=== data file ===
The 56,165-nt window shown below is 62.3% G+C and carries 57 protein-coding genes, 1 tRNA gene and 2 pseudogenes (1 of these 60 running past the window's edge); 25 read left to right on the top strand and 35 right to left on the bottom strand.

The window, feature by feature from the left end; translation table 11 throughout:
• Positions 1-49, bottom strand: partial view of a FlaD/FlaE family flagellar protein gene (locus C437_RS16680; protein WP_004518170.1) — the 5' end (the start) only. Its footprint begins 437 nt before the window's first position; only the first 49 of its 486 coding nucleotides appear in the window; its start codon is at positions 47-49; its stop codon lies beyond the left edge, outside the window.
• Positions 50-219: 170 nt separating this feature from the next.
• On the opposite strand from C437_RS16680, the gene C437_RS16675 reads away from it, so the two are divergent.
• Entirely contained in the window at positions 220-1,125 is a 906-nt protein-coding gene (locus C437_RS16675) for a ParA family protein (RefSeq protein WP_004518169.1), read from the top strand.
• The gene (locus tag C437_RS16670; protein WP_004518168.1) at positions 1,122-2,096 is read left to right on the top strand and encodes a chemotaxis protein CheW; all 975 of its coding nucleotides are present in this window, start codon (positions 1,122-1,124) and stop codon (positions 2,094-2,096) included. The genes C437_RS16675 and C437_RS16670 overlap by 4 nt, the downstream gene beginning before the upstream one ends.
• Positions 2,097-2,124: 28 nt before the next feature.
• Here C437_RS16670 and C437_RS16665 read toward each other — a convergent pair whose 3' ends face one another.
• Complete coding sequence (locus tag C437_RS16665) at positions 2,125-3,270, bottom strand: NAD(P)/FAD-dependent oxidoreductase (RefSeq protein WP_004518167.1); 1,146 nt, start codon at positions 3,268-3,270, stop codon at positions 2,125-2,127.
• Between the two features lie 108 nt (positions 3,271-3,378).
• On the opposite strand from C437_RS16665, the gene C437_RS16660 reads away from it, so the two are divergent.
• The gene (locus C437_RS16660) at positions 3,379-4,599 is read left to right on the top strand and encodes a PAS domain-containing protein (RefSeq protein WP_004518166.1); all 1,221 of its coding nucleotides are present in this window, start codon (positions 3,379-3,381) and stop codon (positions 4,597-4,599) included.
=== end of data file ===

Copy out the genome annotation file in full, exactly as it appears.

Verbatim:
The 56,165-nt window shown below is 62.3% G+C and carries 57 protein-coding genes, 1 tRNA gene and 2 pseudogenes (1 of these 60 running past the window's edge); 25 read left to right on the top strand and 35 right to left on the bottom strand.

The window, feature by feature from the left end; translation table 11 throughout:
• Positions 1-49, bottom strand: partial view of a FlaD/FlaE family flagellar protein gene (locus C437_RS16680; protein WP_004518170.1) — the 5' end (the start) only. Its footprint begins 437 nt before the window's first position; only the first 49 of its 486 coding nucleotides appear in the window; its start codon is at positions 47-49; its stop codon lies beyond the left edge, outside the window.
• Positions 50-219: 170 nt separating this feature from the next.
• On the opposite strand from C437_RS16680, the gene C437_RS16675 reads away from it, so the two are divergent.
• Entirely contained in the window at positions 220-1,125 is a 906-nt protein-coding gene (locus C437_RS16675) for a ParA family protein (RefSeq protein WP_004518169.1), read from the top strand.
• The gene (locus tag C437_RS16670; protein WP_004518168.1) at positions 1,122-2,096 is read left to right on the top strand and encodes a chemotaxis protein CheW; all 975 of its coding nucleotides are present in this window, start codon (positions 1,122-1,124) and stop codon (positions 2,094-2,096) included. The genes C437_RS16675 and C437_RS16670 overlap by 4 nt, the downstream gene beginning before the upstream one ends.
• Positions 2,097-2,124: 28 nt before the next feature.
• Here C437_RS16670 and C437_RS16665 read toward each other — a convergent pair whose 3' ends face one another.
• Complete coding sequence (locus tag C437_RS16665) at positions 2,125-3,270, bottom strand: NAD(P)/FAD-dependent oxidoreductase (RefSeq protein WP_004518167.1); 1,146 nt, start codon at positions 3,268-3,270, stop codon at positions 2,125-2,127.
• Between the two features lie 108 nt (positions 3,271-3,378).
• On the opposite strand from C437_RS16665, the gene C437_RS16660 reads away from it, so the two are divergent.
• The gene (locus C437_RS16660) at positions 3,379-4,599 is read left to right on the top strand and encodes a PAS domain-containing protein (RefSeq protein WP_004518166.1); all 1,221 of its coding nucleotides are present in this window, start codon (positions 3,379-3,381) and stop codon (positions 4,597-4,599) included.